Dancing on his pedals and accelerating up the mountain past Chris Froome and all of the other Tour de France favorites, Fabio Aru’s audacious attack brought back memories of Lance Armstrong’s one-time challenger, the late Marco Pantani.
It was the work of a “pure climber,” as Giuseppe Martinelli, Aru’s team director who guided Pantani to the 1998 Tour title, put it.
“The way Fabio attacks reminds me of Pantani,” Martinelli said in an interview with The Associated Press. “Yesterday’s attack was just like one of Pantani’s moves.
“Besides making the other guys hurt, he also created a gap. And he’s got the courage to try,” added Martinelli, who has coached Pantani, Stefano Garzelli, Gilberto Simoni, Damiano Cungeo, Vincenzo Nibali and Aru to a total of nine Grand Tour victories.
The Stage 5 victory Wednesday at the Planches des Belles Filles ski station in eastern France’s Vosges mountains was where Nibali set up his 2014 Tour title, becoming the only rider to break Froome’s hegemony over cycling’s biggest event amid the British rider’s wins in 2013, 2015 and 2016.
While Aru is not as complete as Nibali, he seems to have an extra gear in the mountains.
“Lately, a lot of climbers attack only when they’re sure they can reach the finish, with 500 meters or a kilometer to go,” Martinelli said. “Aru attacked with 2.5 kilometers remaining on a 5-kilometer climb. On a 10-kilometer climb he could be capable of attacking with 5K to go.”
Whatever he’s capable of, one thing is for sure: Aru his name is pronounced with the accent on the first A has all of a sudden become a serious threat to Froome, the yellow jersey holder.
With more climbing on the route this weekend, especially Sunday’s stage to Chambery in the Alps, which includes three beyond-category ascents, Aru will be looking to improve on his third-place position in the standings and erase his 14-second deficit to Froome.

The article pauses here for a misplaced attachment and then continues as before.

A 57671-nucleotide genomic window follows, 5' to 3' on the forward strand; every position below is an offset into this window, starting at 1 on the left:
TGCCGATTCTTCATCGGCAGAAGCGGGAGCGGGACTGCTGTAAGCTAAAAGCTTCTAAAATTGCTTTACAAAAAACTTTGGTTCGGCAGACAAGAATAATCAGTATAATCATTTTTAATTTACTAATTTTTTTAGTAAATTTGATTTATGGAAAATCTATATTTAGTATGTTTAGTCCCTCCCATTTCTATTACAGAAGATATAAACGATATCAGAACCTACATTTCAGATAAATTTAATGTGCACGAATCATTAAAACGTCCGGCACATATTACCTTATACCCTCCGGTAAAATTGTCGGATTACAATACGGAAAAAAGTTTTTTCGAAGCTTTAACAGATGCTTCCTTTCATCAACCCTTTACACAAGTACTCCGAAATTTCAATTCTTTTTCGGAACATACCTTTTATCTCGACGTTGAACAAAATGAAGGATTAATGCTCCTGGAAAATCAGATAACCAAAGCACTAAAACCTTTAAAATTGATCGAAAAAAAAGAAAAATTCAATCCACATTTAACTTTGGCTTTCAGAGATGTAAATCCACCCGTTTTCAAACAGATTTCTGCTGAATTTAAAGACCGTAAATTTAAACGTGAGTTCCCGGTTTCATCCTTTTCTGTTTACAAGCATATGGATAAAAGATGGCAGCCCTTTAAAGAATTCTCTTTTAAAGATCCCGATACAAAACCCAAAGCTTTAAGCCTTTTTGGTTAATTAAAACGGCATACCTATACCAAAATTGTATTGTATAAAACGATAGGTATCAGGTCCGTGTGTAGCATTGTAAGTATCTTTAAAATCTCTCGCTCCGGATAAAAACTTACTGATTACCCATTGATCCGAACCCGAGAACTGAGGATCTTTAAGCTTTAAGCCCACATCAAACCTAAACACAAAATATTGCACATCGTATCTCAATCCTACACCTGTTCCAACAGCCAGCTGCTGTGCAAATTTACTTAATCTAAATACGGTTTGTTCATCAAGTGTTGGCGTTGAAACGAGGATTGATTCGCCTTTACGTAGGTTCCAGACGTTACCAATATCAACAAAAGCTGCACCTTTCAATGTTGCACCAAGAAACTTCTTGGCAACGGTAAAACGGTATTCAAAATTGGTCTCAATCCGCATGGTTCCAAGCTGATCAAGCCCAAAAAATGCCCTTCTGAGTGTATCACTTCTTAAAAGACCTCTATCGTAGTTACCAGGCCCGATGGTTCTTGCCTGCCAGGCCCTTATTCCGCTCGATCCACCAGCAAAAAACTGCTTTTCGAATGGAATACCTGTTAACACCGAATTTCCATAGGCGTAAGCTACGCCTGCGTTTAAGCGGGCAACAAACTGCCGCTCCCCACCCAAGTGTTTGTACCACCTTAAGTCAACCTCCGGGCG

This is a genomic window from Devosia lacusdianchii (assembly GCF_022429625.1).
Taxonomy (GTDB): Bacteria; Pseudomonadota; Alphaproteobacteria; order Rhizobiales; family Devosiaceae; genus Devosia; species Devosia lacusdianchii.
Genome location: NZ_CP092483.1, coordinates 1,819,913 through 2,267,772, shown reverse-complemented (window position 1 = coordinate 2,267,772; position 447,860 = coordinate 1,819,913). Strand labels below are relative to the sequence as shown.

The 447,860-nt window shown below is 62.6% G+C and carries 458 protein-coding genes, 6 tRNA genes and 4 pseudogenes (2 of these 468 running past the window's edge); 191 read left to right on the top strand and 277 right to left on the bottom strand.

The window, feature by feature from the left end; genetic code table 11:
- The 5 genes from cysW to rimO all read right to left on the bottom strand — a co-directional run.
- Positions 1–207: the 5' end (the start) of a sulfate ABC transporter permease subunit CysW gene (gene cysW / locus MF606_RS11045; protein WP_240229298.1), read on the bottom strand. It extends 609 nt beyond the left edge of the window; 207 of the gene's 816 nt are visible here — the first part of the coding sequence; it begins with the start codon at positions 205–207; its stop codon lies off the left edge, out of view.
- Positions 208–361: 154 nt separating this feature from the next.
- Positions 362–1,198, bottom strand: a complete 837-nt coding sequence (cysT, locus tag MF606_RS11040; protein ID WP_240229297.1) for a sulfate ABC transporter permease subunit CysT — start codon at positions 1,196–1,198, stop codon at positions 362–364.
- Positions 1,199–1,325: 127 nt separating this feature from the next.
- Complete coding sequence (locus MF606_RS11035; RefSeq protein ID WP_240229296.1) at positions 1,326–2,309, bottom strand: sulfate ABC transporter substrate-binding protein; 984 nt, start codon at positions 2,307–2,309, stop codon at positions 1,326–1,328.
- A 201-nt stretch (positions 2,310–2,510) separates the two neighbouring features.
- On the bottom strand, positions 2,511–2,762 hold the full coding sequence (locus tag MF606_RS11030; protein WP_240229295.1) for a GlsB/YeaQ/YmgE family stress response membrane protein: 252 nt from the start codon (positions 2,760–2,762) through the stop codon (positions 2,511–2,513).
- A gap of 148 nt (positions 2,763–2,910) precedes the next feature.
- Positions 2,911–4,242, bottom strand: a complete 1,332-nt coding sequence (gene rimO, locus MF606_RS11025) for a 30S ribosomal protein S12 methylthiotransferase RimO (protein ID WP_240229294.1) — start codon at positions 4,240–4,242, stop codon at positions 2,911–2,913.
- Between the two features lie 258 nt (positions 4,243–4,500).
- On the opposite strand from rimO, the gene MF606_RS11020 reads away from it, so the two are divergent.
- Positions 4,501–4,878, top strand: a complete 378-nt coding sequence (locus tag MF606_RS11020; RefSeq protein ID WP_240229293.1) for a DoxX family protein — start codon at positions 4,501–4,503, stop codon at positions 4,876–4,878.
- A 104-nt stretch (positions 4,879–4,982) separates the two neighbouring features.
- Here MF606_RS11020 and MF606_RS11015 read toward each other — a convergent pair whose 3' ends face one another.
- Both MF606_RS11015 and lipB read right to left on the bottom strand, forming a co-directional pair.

“Chris is very strong but I remember battling with him since the 2014 Vuelta,” said Aru, who won the Spanish Vuelta in 2015. “I respect him but I’ve never been afraid to attack him. It will be a battle until the end. … When I have strength I’ll attack.”
At 1.83 meters (6 feet) and 66 kilograms (145 pounds), Aru has just the right power-to-weight ratio to be a threat when the road tilts upward.
Pantani had a similar build but his career was derailed by doping cases and he died of cocaine poisoning in 2004.
So is Aru clean?
“He shows it every day. Cycling is clean now,” Martinelli said. “I’ve got a son who is a pro and I know that 99.9 percent of the riders racing now are clean.”
The big question for Aru is whether he has the stamina to keep up with Froome and other contenders like Richie Porte in stages with multiple climbs.
Froome said he let Aru go because he still had two Team Sky members protecting him and knew Aru was far back in the standings.
“In hindsight, I could have done things differently but certainly going forward I’m not going to watch him ride away,” Froome said.
Aru had opened the season aiming to win the Giro d’Italia, which started in his home region of Sardinia. But a knee injury forced him to sit out and focus on the Tour instead.
Aru also struggled last year, cracking in the penultimate stage of his Tour debut.
His victory in the Italian championship a week before the Tour was his first win in more than a year.
“I went through some really dark times and only those close to me can really appreciate how difficult it was,” Aru said.
Aru’s national championship win came while wearing the jersey of Astana teammate Michele Scarponi, who died after a collision with a van while training in April. After the Tour, Aru plans to give the jersey to Scarponi’s widow.
In the meantime, Aru has traded his green, white and red national champion jersey for the polka-dot king of the mountains shirt.
No matter which jersey Aru has on, he always wears a helmet and sunglass frames featuring a design of the Sardinian flag with its four Moors. He signs all of his tweets with the hashtag of “ilcavalieredei4mori” the knight of the four Moors.
“He’s really proud to be Sardinian,” Martinelli said. “When he won the Vuelta he took a Sardinian flag not an Italian flag up with him to the podium celebration in Madrid.”
Aru is the only pro rider from the Mediterranean island of Sardinia. He’s now based in Lugano, Switzerland.
“He had to leave his family when he was 16 and move north to train,” Martinelli said. “His is a very Italian story in that he had to emigrate to find success. It didn’t all come easy for him.”
Aru has also had two podium finishes in the Giro and at 27 remains relatively young for a Grand Tour contender. Still without a contract for next season, he’s a prized commodity.
“Usually when (Astana team manager Alexandre) Vinokourov wants to keep something he does,” Martinelli said. “I’m confident he’ll remain here.”